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Fission Stories #91: True Grit

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In early 1995, workers at Indian Point Unit 2 in New York sandblasted the high pressure turbine blades during a refueling outage. Their equipment propelled sand at very high speed against the metal blades. The buffing action improved the performance and extended the life of the turbine.

In June 1995 after the reactor restarted from the refueling outage, a heater drain tank pump failed. Workers determined that grit from the sandblasting operations got inside the pump causing it to fail. They repaired the pump.

The reactor experienced a sudden, unplanned power reduction on January 27, 1997. The sharp drop in the reactor’s power level meant that less feedwater flow was needed to go to the steam generators. The control system sensed the reduced demand for feedwater flow and automatically sent signals to close the regulating valves.

Three of the four valves did not respond. Grit, again from the 1995 turbine work, physically bound the valves and prevented them from moving.

The valve failures complicated, but did not seriously impair, the recovery to this event. For other postulated events, the broken valve could have resulted in more severe consequences.

On May 27, 1997, the NRC announced a fine of $205,000 for the reactor’s owners. Only $50,000 of that fine was for true grit. The remainder of the penalty was for a number of equally serious violations.

Our Takeaway

While sandblasting is not a common activity for fixing—and failing—nuclear plant components, painting is. Homeowners may have experienced the joy of repainting a window frame followed by the pain of finding it hard to open the window. It is surprising how often nuclear plant owners experience the pain of finding components not working after having been repainted. The NRC compiled a partial list of events.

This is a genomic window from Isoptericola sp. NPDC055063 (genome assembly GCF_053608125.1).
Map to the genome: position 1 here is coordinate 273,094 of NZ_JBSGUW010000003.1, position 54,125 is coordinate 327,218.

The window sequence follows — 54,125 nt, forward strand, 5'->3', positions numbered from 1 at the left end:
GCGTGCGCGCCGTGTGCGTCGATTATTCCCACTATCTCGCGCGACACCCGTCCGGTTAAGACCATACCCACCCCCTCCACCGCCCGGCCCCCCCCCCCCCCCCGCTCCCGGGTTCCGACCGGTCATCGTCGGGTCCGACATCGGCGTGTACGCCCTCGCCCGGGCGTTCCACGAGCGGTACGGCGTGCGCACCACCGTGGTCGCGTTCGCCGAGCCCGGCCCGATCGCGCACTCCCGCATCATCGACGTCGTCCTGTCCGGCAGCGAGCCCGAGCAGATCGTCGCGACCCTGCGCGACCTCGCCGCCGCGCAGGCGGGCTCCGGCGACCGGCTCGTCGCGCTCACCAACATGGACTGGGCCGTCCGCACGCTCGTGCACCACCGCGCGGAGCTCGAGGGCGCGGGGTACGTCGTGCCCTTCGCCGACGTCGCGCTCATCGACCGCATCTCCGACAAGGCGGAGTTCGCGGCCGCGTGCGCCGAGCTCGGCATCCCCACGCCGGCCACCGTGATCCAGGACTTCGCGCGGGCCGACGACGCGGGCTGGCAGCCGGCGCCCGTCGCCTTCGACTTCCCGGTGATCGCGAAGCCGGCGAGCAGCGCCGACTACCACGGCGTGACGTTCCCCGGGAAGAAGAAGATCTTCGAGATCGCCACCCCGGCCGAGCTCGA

If a rule in medicine is “first, do no harm,” a corollary rule in nuclear plant maintenance is “if it ain’t broke, don’t break it.” Here, preventative maintenance on x caused failures of y and z.

“Fission Stories” is a weekly feature by Dave Lochbaum. For more information on nuclear power safety, see the nuclear safety section of UCS’s website and our interactive map, the Nuclear Power Information Tracker.

Posted in: fission stories, Nuclear Power Safety Tags: ,

About the author: Mr. Lochbaum received a BS in Nuclear Engineering from the University of Tennessee in 1979 and worked as a nuclear engineer in nuclear power plants for 17 years. In 1992, he and a colleague identified a safety problem in a plant where they were working. When their concerns were ignored by the plant manager, the utility, and the Nuclear Regulatory Commission (NRC), they took the issue to Congress. The problem was eventually corrected at the original plant and at plants across the country. Lochbaum joined UCS in 1996 to work on nuclear power safety. He spent a year in 2009-10 working at the NRC Training Center in Tennessee. Areas of expertise: Nuclear power safety, nuclear technology and plant design, regulatory oversight, plant license renewal and decommissioning

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